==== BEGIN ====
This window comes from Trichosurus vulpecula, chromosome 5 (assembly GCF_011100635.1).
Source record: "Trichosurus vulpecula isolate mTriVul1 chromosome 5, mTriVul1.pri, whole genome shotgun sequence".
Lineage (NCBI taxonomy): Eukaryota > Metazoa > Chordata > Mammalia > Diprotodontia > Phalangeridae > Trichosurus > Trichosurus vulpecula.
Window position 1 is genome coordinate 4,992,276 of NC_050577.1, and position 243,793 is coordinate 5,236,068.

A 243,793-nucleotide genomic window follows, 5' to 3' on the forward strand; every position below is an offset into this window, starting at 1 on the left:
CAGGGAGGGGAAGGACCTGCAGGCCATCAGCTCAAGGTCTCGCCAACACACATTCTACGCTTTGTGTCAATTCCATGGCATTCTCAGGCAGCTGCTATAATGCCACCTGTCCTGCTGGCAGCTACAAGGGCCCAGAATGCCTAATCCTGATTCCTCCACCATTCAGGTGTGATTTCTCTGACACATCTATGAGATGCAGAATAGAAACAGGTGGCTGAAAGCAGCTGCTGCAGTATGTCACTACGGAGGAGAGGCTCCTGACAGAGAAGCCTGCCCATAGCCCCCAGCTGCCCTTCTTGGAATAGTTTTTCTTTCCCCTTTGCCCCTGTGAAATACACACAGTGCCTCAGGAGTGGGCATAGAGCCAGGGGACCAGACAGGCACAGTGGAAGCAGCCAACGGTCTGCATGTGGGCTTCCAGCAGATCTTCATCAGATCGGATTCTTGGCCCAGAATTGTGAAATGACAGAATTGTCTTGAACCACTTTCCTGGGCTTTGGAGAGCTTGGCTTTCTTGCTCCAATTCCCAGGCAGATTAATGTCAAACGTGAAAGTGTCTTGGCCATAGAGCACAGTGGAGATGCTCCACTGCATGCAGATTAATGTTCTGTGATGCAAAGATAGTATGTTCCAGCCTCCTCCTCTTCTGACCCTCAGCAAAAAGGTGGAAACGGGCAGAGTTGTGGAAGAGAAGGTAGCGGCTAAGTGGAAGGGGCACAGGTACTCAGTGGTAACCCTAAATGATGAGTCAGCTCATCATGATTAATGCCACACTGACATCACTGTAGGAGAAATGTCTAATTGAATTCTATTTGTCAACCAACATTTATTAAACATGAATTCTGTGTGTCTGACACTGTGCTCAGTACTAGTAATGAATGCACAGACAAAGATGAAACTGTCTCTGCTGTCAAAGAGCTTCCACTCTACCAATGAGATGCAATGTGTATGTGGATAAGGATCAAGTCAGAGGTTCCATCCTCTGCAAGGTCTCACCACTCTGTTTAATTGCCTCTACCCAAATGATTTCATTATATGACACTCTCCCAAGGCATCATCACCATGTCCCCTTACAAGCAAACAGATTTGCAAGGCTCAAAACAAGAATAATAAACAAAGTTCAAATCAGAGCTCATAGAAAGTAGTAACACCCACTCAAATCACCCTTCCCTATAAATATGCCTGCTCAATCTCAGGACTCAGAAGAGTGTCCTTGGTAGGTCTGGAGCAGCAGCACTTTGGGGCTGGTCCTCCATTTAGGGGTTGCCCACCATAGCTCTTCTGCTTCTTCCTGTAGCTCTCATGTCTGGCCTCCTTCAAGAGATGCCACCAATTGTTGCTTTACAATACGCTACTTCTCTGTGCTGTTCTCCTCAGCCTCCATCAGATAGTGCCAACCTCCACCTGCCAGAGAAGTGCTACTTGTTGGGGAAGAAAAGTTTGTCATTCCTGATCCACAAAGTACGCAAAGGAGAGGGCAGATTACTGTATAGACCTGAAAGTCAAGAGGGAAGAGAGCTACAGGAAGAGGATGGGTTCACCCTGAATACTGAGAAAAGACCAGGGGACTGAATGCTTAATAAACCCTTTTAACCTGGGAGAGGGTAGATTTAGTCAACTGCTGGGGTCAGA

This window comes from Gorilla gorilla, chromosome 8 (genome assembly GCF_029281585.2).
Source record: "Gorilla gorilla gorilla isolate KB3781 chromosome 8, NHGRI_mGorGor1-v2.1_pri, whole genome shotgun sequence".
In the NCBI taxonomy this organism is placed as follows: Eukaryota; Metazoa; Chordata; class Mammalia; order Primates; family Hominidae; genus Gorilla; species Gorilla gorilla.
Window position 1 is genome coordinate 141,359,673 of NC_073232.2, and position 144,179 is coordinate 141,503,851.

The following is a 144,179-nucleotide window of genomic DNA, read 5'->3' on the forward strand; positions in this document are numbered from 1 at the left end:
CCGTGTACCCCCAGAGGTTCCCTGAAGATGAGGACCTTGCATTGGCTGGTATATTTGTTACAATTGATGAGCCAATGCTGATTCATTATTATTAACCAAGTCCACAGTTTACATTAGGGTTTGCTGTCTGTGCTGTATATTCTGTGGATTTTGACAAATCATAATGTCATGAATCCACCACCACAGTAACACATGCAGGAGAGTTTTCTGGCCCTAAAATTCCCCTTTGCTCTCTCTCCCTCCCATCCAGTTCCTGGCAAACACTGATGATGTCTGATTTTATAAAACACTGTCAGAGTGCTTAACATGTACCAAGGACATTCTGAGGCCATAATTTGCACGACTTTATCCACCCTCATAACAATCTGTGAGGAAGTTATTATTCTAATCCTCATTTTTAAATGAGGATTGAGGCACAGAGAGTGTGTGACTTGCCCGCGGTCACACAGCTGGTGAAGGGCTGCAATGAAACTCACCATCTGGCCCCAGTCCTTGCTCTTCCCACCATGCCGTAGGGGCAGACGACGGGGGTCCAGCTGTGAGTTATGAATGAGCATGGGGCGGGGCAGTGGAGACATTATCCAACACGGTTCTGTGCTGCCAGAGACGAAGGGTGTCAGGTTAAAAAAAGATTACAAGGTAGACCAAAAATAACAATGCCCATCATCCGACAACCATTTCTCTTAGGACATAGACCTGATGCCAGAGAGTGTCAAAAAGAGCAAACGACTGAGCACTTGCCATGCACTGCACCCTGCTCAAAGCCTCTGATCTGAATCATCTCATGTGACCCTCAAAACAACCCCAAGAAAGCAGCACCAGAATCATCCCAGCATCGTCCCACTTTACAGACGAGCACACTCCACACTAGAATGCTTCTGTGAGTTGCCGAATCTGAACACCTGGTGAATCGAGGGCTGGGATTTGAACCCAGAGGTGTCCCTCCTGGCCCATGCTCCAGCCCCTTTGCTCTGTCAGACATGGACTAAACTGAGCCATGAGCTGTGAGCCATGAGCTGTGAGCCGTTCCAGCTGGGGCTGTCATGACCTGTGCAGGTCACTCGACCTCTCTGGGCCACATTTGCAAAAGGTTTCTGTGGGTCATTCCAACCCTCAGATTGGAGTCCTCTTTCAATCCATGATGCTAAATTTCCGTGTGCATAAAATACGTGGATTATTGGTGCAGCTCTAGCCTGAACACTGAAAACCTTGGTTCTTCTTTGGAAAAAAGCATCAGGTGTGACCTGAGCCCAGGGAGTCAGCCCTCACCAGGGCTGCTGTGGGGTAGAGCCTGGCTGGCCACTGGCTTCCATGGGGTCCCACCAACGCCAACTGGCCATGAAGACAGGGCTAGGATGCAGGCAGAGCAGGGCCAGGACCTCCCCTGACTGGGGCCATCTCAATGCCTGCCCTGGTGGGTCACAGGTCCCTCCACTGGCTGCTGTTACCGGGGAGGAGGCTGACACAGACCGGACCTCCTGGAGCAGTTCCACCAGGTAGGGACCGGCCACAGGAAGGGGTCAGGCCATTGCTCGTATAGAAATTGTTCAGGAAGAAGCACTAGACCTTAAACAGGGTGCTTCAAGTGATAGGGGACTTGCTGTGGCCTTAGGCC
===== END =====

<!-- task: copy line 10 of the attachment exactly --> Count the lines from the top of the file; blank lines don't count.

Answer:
Window position 1 is genome coordinate 141,359,673 of NC_073232.2, and position 144,179 is coordinate 141,503,851.